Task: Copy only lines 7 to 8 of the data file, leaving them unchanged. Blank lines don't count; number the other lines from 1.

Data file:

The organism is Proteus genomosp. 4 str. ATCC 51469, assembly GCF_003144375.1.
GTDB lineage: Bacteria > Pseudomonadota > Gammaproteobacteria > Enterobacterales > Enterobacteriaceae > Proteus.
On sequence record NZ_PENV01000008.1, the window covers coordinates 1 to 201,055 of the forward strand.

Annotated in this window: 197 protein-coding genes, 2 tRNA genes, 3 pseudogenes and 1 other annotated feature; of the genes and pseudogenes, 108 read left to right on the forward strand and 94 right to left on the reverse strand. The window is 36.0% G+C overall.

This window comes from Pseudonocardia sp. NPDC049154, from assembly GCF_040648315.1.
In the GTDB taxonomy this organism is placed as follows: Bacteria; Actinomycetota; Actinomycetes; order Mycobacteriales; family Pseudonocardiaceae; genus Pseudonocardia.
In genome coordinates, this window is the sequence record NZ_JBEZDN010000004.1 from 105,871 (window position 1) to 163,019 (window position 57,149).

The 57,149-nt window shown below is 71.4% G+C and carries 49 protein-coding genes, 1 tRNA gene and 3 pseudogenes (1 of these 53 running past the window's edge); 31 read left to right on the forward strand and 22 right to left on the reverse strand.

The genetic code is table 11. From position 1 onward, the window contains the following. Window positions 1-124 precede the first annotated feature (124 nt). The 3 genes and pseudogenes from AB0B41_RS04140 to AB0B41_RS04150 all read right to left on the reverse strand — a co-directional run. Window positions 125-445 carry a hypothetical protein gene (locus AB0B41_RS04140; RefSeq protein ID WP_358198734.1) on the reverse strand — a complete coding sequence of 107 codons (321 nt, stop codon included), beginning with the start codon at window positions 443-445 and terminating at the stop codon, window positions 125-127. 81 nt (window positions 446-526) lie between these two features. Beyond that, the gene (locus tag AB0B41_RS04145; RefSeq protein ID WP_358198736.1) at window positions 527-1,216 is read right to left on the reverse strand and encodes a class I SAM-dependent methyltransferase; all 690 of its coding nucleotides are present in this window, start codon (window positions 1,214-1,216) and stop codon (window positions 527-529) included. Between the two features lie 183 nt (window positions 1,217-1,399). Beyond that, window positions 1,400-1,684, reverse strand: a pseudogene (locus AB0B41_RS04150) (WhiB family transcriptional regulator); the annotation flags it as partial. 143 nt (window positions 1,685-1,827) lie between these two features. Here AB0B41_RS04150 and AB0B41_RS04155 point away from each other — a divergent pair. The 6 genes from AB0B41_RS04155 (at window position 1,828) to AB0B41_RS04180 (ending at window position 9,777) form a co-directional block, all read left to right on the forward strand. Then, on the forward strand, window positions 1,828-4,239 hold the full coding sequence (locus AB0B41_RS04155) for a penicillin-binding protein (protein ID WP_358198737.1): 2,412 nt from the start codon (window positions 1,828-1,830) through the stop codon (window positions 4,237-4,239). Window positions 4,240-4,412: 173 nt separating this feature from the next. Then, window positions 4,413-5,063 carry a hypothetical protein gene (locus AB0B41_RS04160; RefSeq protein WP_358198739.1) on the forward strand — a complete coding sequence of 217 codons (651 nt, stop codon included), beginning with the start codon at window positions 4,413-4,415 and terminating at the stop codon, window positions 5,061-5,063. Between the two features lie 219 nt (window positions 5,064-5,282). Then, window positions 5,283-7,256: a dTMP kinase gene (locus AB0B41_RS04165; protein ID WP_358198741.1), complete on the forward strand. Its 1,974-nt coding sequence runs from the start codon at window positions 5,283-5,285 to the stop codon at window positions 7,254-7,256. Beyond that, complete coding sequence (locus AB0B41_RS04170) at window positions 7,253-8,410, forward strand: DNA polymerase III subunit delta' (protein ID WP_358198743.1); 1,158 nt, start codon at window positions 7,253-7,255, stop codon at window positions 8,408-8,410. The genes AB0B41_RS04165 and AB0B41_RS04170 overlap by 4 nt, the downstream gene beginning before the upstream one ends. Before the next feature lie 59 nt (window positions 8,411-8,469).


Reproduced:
In genome coordinates, this window is the sequence record NZ_JBEZDN010000004.1 from 105,871 (window position 1) to 163,019 (window position 57,149).

The 57,149-nt window shown below is 71.4% G+C and carries 49 protein-coding genes, 1 tRNA gene and 3 pseudogenes (1 of these 53 running past the window's edge); 31 read left to right on the forward strand and 22 right to left on the reverse strand.